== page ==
A lightweight clothing system should provide breathability on the uphill and adequate protection on the down, with minimal need for layer changes. One basic and widely used system is that of a base layer + wind layer, which provides good heat-shedding for skinning and good protection from the elements when descending.
The upper-body base layer (1) depends on your environment, the time of year, and how warm you run. I prefer a zip layer with a hood because the zipper allows me to vent off heat, and the hood doubles as hat. The wind layer (2) is light enough that it’s not significantly insulating, but it blocks wind and also dries quickly. It is additionally sun shielding, and it weighs almost nothing.
On the lower body is a lightweight base layer (3) which again depends on your personal heat and environment, and can vary from a lightweight fleece on the very warm end, to capilene boxer shorts. Over that, wear a lightweight softshell pant (4). Or spandex, if you’re down with that. Extremely lightweight and stretch-spandex versions are available, and it’s almost impossible to go too light. Legs make a lot of heat when you skin uphill, but don’t readily become cold. They’re easy to over-insulate, and remember, cool muscles are more efficient than warm ones.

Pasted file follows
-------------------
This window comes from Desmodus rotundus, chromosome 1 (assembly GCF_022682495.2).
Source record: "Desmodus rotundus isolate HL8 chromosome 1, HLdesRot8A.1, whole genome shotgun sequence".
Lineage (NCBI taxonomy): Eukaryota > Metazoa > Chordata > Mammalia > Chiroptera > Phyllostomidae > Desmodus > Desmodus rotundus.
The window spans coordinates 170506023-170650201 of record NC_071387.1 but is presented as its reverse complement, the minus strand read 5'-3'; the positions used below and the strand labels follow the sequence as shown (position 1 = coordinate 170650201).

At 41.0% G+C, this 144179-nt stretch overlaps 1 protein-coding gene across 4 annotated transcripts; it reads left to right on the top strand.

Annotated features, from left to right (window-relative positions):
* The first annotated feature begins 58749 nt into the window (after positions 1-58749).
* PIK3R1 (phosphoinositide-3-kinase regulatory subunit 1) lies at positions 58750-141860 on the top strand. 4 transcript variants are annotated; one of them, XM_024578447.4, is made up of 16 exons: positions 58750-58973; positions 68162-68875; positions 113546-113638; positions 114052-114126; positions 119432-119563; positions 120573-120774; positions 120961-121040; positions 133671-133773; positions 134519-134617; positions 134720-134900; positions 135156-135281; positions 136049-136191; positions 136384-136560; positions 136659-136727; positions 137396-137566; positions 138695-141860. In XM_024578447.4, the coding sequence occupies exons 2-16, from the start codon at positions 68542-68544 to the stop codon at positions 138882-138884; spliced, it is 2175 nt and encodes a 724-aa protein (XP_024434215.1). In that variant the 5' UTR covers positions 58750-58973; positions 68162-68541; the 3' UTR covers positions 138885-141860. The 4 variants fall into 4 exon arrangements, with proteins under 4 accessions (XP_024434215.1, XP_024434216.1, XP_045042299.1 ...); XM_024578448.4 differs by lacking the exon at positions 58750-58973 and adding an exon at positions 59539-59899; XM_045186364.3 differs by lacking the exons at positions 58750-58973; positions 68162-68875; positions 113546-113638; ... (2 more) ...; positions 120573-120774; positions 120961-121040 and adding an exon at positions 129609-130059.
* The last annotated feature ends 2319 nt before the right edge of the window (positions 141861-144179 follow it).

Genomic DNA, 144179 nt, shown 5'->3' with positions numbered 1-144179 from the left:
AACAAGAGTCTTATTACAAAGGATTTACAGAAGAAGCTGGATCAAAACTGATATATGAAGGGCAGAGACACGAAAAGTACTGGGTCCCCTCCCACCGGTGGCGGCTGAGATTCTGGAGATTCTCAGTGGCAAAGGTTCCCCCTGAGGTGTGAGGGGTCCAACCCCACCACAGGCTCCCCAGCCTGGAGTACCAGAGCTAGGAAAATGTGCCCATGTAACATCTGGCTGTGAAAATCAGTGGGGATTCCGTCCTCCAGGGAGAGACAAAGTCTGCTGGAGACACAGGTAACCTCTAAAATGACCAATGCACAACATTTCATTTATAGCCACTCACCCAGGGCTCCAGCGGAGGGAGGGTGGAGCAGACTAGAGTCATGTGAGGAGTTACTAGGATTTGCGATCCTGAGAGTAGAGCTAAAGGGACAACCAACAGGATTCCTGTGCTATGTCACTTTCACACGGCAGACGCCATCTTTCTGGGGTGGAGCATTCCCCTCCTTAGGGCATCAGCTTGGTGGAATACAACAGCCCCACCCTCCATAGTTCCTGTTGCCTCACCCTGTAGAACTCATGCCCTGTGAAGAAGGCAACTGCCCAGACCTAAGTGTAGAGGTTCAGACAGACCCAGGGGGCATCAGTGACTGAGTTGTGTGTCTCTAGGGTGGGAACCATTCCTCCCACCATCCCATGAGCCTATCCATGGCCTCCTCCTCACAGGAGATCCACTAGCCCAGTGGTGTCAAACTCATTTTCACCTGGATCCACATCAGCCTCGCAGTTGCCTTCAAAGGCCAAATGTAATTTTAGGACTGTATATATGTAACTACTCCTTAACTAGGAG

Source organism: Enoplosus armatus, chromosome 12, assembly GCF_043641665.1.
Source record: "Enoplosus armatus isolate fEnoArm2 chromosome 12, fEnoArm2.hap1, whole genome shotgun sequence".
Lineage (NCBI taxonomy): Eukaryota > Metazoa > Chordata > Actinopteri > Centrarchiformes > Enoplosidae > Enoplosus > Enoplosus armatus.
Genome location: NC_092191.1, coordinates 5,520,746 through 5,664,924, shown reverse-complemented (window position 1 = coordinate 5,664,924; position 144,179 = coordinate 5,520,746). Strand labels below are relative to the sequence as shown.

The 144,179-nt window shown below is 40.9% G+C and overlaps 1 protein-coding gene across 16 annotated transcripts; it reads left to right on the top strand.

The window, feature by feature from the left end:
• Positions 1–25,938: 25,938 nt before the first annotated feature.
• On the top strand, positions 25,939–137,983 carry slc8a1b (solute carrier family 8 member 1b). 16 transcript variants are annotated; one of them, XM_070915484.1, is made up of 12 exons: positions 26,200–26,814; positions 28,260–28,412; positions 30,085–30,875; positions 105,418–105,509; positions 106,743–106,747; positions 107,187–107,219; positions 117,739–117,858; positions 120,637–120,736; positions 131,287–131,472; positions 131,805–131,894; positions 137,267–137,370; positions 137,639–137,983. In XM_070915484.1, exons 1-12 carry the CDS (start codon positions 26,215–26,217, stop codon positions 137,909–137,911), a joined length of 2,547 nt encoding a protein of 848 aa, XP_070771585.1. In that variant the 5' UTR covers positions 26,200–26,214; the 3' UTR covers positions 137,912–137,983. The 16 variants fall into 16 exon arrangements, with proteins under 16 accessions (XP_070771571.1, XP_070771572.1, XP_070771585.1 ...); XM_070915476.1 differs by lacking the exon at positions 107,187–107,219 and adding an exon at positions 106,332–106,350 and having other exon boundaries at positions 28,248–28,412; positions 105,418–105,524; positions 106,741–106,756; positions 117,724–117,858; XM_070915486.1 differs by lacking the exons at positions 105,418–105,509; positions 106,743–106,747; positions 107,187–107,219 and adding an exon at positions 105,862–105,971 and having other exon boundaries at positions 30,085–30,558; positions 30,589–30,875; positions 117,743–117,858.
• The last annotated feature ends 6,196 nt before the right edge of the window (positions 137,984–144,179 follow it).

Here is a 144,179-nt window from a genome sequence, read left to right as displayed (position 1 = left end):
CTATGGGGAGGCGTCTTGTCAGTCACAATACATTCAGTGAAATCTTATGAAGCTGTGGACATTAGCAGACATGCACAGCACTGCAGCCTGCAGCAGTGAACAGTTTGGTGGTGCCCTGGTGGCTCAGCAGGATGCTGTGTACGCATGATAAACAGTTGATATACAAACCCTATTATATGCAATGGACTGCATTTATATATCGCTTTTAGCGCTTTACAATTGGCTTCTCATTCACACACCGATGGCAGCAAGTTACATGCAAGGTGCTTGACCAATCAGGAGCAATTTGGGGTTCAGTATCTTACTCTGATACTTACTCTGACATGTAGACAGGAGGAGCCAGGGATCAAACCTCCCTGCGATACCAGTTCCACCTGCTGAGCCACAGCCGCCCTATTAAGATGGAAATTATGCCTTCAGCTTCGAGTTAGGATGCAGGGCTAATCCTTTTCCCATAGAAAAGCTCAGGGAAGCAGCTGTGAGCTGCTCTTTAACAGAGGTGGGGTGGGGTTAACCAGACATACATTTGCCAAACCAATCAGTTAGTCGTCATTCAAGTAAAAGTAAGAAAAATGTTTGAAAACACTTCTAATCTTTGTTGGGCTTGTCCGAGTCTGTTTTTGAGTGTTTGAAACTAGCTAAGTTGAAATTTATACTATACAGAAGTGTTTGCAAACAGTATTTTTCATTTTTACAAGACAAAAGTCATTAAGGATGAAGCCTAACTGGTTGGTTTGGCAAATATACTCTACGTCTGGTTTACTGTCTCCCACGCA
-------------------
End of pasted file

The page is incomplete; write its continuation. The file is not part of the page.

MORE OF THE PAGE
For periods of slower travel, belaying, harder precipitation, heavy winds, etc, a lightweight insulating layer (5) is nice to have. Down and Polartec Primaloft 1 are standard for their extreme warmth to weight ratios. The nanopuff packs down to the size of a baseball, stays warm when wet, and weighs almost nothing. With a nano puff under a wind layer, you might as well be wearing a Goretex ski jacket for how warm you’ll feel. Other down sweaters, pullovers, or vests make good substitutes for tuning your clothing system.
For most of the day on a tour, a lightweight glove (6) is perfect. Good characteristics include a grippy palm, and wind-blocking qualities. Waterproofness is not needed or desired, as sweaty hands are cold hands, and these are the gloves that you’ll wear while skinning. In my experience, there’s no such thing as a durable lightweight glove unless you’re buying leather work gloves, so buy the cheap ones. Finally, and not always necessary, are a medium weight waterproof glove (7). For when it Gets Western put there, or for you switch to booting/climbing/crawling up something, slightly more hand protection is a nice addition. For me, little makes a day worse than not being able to use my frozen hands.
Pictured: 1) Patagonia R1 Hoodie, 2) Patagonia Houdini Jacket, 3) Patagonia Merino 2 bottoms, 4) Patagonia Alpine Guide pants, 5) Patagonia Nanopuff, 6) Black Diamond Windweight Glove, 7) Black Diamond Punisher Glove.